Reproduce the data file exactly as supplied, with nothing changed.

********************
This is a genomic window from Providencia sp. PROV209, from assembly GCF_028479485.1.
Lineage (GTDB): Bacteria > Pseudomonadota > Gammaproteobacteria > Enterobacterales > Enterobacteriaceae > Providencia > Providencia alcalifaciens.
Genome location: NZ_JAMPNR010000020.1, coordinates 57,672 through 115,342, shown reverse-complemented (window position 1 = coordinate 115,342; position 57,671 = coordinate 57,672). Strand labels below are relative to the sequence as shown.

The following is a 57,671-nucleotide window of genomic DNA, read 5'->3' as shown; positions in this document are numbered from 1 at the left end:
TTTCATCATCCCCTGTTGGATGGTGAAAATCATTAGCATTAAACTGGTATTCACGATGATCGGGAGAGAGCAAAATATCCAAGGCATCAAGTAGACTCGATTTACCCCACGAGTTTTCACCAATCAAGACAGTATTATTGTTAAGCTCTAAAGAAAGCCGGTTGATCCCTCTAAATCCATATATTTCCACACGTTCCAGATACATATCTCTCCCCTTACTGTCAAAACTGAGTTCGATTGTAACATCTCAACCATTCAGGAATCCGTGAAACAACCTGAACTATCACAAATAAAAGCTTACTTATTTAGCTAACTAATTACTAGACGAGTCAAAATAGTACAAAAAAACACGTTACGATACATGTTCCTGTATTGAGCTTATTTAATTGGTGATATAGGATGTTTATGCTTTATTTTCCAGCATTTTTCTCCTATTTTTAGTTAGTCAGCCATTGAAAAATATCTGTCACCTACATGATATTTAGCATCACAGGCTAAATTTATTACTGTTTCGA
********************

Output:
This is a genomic window from Providencia sp. PROV209, from assembly GCF_028479485.1.
Lineage (GTDB): Bacteria > Pseudomonadota > Gammaproteobacteria > Enterobacterales > Enterobacteriaceae > Providencia > Providencia alcalifaciens.
Genome location: NZ_JAMPNR010000020.1, coordinates 57,672 through 115,342, shown reverse-complemented (window position 1 = coordinate 115,342; position 57,671 = coordinate 57,672). Strand labels below are relative to the sequence as shown.

The following is a 57,671-nucleotide window of genomic DNA, read 5'->3' as shown; positions in this document are numbered from 1 at the left end:
TTTCATCATCCCCTGTTGGATGGTGAAAATCATTAGCATTAAACTGGTATTCACGATGATCGGGAGAGAGCAAAATATCCAAGGCATCAAGTAGACTCGATTTACCCCACGAGTTTTCACCAATCAAGACAGTATTATTGTTAAGCTCTAAAGAAAGCCGGTTGATCCCTCTAAATCCATATATTTCCACACGTTCCAGATACATATCTCTCCCCTTACTGTCAAAACTGAGTTCGATTGTAACATCTCAACCATTCAGGAATCCGTGAAACAACCTGAACTATCACAAATAAAAGCTTACTTATTTAGCTAACTAATTACTAGACGAGTCAAAATAGTACAAAAAAACACGTTACGATACATGTTCCTGTATTGAGCTTATTTAATTGGTGATATAGGATGTTTATGCTTTATTTTCCAGCATTTTTCTCCTATTTTTAGTTAGTCAGCCATTGAAAAATATCTGTCACCTACATGATATTTAGCATCACAGGCTAAATTTATTACTGTTTCGA